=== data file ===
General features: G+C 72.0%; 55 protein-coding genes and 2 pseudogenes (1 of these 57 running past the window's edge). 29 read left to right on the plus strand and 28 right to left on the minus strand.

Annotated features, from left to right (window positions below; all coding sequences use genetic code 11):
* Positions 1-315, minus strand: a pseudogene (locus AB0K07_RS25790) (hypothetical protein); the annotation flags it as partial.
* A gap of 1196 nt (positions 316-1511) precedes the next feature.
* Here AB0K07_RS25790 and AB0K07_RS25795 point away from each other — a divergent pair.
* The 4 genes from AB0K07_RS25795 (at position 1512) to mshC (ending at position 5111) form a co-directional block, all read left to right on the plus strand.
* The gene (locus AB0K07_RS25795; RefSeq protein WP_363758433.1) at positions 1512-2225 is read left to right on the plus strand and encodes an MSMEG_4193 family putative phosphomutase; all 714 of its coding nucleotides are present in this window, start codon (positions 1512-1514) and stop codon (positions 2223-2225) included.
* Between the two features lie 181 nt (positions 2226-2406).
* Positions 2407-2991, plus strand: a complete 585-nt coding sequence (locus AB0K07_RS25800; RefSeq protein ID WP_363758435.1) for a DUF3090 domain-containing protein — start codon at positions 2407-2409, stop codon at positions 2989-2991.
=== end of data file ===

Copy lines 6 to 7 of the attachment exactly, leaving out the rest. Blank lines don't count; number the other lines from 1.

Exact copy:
* The 4 genes from AB0K07_RS25795 (at position 1512) to mshC (ending at position 5111) form a co-directional block, all read left to right on the plus strand.
* The gene (locus AB0K07_RS25795; RefSeq protein WP_363758433.1) at positions 1512-2225 is read left to right on the plus strand and encodes an MSMEG_4193 family putative phosphomutase; all 714 of its coding nucleotides are present in this window, start codon (positions 1512-1514) and stop codon (positions 2223-2225) included.